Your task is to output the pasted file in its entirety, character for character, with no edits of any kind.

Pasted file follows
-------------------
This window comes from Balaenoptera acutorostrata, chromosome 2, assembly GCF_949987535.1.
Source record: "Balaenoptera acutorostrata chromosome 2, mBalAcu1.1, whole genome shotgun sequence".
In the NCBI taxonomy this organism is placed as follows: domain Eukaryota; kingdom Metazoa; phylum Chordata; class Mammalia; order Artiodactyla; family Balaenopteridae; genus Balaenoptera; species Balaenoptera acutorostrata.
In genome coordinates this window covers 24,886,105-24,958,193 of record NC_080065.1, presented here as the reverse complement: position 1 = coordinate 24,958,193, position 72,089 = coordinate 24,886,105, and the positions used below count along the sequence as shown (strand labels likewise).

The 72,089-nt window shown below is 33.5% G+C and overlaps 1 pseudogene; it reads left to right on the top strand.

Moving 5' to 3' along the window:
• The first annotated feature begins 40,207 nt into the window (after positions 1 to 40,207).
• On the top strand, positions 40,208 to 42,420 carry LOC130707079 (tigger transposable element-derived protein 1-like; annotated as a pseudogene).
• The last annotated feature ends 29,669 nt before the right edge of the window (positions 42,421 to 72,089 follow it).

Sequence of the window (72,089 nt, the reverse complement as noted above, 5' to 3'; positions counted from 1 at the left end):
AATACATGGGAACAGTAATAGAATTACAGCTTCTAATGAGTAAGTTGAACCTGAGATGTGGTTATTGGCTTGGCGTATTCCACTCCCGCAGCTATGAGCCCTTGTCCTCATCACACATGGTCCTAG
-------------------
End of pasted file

This window comes from Balaenoptera acutorostrata, chromosome 2, assembly GCF_949987535.1.
Source record: "Balaenoptera acutorostrata chromosome 2, mBalAcu1.1, whole genome shotgun sequence".
In the NCBI taxonomy this organism is placed as follows: domain Eukaryota; kingdom Metazoa; phylum Chordata; class Mammalia; order Artiodactyla; family Balaenopteridae; genus Balaenoptera; species Balaenoptera acutorostrata.
In genome coordinates this window covers 24,886,105-24,958,193 of record NC_080065.1, presented here as the reverse complement: position 1 = coordinate 24,958,193, position 72,089 = coordinate 24,886,105, and the positions used below count along the sequence as shown (strand labels likewise).

The 72,089-nt window shown below is 33.5% G+C and overlaps 1 pseudogene; it reads left to right on the top strand.

Moving 5' to 3' along the window:
• The first annotated feature begins 40,207 nt into the window (after positions 1 to 40,207).
• On the top strand, positions 40,208 to 42,420 carry LOC130707079 (tigger transposable element-derived protein 1-like; annotated as a pseudogene).
• The last annotated feature ends 29,669 nt before the right edge of the window (positions 42,421 to 72,089 follow it).

Sequence of the window (72,089 nt, the reverse complement as noted above, 5' to 3'; positions counted from 1 at the left end):
AATACATGGGAACAGTAATAGAATTACAGCTTCTAATGAGTAAGTTGAACCTGAGATGTGGTTATTGGCTTGGCGTATTCCACTCCCGCAGCTATGAGCCCTTGTCCTCATCACACATGGTCCTAG